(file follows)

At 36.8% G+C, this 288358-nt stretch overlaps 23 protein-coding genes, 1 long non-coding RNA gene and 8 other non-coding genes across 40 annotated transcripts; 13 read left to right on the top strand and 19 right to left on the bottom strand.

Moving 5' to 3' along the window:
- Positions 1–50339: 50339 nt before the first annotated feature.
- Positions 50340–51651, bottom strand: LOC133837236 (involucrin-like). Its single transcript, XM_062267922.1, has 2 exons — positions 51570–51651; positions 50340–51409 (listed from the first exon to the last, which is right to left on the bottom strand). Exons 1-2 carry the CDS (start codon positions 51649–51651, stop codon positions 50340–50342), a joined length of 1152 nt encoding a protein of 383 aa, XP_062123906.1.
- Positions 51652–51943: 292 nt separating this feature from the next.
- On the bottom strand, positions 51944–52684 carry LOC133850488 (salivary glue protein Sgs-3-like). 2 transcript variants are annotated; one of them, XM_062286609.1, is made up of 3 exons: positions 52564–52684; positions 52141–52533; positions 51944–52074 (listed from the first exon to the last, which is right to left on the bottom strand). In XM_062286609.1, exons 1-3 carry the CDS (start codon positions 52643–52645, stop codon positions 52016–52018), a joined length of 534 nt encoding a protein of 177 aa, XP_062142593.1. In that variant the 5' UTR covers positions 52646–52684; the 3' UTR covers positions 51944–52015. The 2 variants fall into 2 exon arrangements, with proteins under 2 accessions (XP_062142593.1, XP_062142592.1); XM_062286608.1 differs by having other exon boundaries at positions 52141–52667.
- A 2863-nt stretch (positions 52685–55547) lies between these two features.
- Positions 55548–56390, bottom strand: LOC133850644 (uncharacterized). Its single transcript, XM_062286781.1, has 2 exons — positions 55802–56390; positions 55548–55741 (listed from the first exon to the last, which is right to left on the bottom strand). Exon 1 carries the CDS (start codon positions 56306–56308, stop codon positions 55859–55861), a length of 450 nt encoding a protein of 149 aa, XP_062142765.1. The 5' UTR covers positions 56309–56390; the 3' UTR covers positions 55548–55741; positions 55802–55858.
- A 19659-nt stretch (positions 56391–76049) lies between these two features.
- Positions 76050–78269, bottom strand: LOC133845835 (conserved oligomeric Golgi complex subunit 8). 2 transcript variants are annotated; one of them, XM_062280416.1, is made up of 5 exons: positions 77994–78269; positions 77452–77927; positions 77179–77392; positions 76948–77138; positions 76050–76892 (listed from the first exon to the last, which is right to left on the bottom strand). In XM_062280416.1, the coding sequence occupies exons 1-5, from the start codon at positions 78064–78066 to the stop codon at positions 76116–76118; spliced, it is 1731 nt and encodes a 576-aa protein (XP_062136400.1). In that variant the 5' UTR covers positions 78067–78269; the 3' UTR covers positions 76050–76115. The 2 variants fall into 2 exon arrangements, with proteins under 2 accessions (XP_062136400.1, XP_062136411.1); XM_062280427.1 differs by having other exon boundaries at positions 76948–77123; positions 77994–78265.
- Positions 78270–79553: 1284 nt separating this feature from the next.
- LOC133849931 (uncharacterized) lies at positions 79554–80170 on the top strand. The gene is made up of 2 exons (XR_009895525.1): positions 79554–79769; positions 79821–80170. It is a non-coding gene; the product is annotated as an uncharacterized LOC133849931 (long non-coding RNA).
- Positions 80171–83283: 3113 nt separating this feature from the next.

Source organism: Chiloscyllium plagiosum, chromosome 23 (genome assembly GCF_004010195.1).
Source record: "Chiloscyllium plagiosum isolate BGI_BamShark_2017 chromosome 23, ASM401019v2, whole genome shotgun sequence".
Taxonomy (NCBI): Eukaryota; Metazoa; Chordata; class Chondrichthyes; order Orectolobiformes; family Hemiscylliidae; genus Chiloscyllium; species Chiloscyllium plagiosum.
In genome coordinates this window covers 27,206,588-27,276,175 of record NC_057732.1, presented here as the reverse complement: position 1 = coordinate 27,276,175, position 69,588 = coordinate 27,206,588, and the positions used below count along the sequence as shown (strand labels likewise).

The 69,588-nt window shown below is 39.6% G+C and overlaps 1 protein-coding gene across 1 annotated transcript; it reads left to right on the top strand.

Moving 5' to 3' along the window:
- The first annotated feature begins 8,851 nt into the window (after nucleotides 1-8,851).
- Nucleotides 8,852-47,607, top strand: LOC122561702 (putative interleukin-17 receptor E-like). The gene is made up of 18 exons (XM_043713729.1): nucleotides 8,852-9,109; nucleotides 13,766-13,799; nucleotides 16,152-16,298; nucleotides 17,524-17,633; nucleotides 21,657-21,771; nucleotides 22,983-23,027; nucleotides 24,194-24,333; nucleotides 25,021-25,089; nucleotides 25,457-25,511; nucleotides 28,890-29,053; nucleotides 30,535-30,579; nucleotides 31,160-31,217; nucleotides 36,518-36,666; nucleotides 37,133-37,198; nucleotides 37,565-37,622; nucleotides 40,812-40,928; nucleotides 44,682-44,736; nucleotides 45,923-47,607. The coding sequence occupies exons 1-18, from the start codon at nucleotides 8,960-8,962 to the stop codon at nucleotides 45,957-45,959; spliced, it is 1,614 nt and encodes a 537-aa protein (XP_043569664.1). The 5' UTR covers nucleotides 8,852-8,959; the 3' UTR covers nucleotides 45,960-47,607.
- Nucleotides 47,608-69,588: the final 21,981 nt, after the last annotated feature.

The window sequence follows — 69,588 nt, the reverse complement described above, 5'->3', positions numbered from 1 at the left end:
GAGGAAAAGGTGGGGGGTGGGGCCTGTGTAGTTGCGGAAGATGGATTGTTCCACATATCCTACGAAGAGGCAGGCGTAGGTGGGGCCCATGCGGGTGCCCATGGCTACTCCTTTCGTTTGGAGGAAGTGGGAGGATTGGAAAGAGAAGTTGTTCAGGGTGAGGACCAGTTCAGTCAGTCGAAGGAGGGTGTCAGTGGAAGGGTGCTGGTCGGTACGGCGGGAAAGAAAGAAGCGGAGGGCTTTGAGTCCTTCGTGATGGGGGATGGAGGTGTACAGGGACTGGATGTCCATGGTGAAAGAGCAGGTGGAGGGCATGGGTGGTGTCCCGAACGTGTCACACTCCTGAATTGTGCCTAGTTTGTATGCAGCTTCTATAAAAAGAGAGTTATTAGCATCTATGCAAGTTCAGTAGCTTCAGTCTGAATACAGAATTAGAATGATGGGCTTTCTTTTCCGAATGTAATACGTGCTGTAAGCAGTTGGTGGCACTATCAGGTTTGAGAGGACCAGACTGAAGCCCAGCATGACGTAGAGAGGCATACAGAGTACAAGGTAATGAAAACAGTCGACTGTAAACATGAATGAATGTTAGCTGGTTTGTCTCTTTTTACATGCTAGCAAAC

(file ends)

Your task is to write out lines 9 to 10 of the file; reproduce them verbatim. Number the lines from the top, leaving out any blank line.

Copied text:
- A 19659-nt stretch (positions 56391–76049) lies between these two features.
- Positions 76050–78269, bottom strand: LOC133845835 (conserved oligomeric Golgi complex subunit 8). 2 transcript variants are annotated; one of them, XM_062280416.1, is made up of 5 exons: positions 77994–78269; positions 77452–77927; positions 77179–77392; positions 76948–77138; positions 76050–76892 (listed from the first exon to the last, which is right to left on the bottom strand). In XM_062280416.1, the coding sequence occupies exons 1-5, from the start codon at positions 78064–78066 to the stop codon at positions 76116–76118; spliced, it is 1731 nt and encodes a 576-aa protein (XP_062136400.1). In that variant the 5' UTR covers positions 78067–78269; the 3' UTR covers positions 76050–76115. The 2 variants fall into 2 exon arrangements, with proteins under 2 accessions (XP_062136400.1, XP_062136411.1); XM_062280427.1 differs by having other exon boundaries at positions 76948–77123; positions 77994–78265.